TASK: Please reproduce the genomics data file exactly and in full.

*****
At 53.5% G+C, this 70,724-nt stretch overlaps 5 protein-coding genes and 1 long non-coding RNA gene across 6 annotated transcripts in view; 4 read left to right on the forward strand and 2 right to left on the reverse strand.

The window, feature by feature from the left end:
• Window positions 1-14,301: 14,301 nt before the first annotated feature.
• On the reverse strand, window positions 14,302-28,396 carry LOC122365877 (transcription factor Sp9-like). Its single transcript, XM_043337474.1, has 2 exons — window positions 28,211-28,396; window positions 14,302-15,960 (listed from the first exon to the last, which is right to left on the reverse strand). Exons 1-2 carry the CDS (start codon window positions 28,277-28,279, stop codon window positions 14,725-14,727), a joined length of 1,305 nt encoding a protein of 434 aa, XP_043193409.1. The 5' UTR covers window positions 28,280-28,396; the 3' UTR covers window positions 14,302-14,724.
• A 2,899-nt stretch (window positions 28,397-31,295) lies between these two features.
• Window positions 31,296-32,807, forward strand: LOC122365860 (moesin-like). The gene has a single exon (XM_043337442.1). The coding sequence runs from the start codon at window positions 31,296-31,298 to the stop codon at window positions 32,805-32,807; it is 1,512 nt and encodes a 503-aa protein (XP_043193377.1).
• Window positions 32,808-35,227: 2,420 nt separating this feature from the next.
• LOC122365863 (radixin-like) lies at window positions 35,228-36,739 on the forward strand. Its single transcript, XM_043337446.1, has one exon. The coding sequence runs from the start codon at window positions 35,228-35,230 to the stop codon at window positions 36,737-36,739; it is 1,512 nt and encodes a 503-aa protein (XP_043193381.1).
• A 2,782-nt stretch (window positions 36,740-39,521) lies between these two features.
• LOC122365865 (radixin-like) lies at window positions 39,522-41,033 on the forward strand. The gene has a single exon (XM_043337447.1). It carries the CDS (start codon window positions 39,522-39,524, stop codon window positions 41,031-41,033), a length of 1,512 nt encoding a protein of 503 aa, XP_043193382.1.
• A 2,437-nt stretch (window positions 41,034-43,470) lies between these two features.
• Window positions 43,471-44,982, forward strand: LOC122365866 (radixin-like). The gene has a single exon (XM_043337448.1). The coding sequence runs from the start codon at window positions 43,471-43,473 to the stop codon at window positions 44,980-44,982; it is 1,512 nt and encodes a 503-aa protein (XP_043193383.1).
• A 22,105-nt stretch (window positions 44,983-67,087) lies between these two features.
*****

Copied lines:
At 53.5% G+C, this 70,724-nt stretch overlaps 5 protein-coding genes and 1 long non-coding RNA gene across 6 annotated transcripts in view; 4 read left to right on the forward strand and 2 right to left on the reverse strand.

The window, feature by feature from the left end:
• Window positions 1-14,301: 14,301 nt before the first annotated feature.
• On the reverse strand, window positions 14,302-28,396 carry LOC122365877 (transcription factor Sp9-like). Its single transcript, XM_043337474.1, has 2 exons — window positions 28,211-28,396; window positions 14,302-15,960 (listed from the first exon to the last, which is right to left on the reverse strand). Exons 1-2 carry the CDS (start codon window positions 28,277-28,279, stop codon window positions 14,725-14,727), a joined length of 1,305 nt encoding a protein of 434 aa, XP_043193409.1. The 5' UTR covers window positions 28,280-28,396; the 3' UTR covers window positions 14,302-14,724.
• A 2,899-nt stretch (window positions 28,397-31,295) lies between these two features.
• Window positions 31,296-32,807, forward strand: LOC122365860 (moesin-like). The gene has a single exon (XM_043337442.1). The coding sequence runs from the start codon at window positions 31,296-31,298 to the stop codon at window positions 32,805-32,807; it is 1,512 nt and encodes a 503-aa protein (XP_043193377.1).
• Window positions 32,808-35,227: 2,420 nt separating this feature from the next.
• LOC122365863 (radixin-like) lies at window positions 35,228-36,739 on the forward strand. Its single transcript, XM_043337446.1, has one exon. The coding sequence runs from the start codon at window positions 35,228-35,230 to the stop codon at window positions 36,737-36,739; it is 1,512 nt and encodes a 503-aa protein (XP_043193381.1).
• A 2,782-nt stretch (window positions 36,740-39,521) lies between these two features.
• LOC122365865 (radixin-like) lies at window positions 39,522-41,033 on the forward strand. The gene has a single exon (XM_043337447.1). It carries the CDS (start codon window positions 39,522-39,524, stop codon window positions 41,031-41,033), a length of 1,512 nt encoding a protein of 503 aa, XP_043193382.1.
• A 2,437-nt stretch (window positions 41,034-43,470) lies between these two features.
• Window positions 43,471-44,982, forward strand: LOC122365866 (radixin-like). The gene has a single exon (XM_043337448.1). The coding sequence runs from the start codon at window positions 43,471-43,473 to the stop codon at window positions 44,980-44,982; it is 1,512 nt and encodes a 503-aa protein (XP_043193383.1).
• A 22,105-nt stretch (window positions 44,983-67,087) lies between these two features.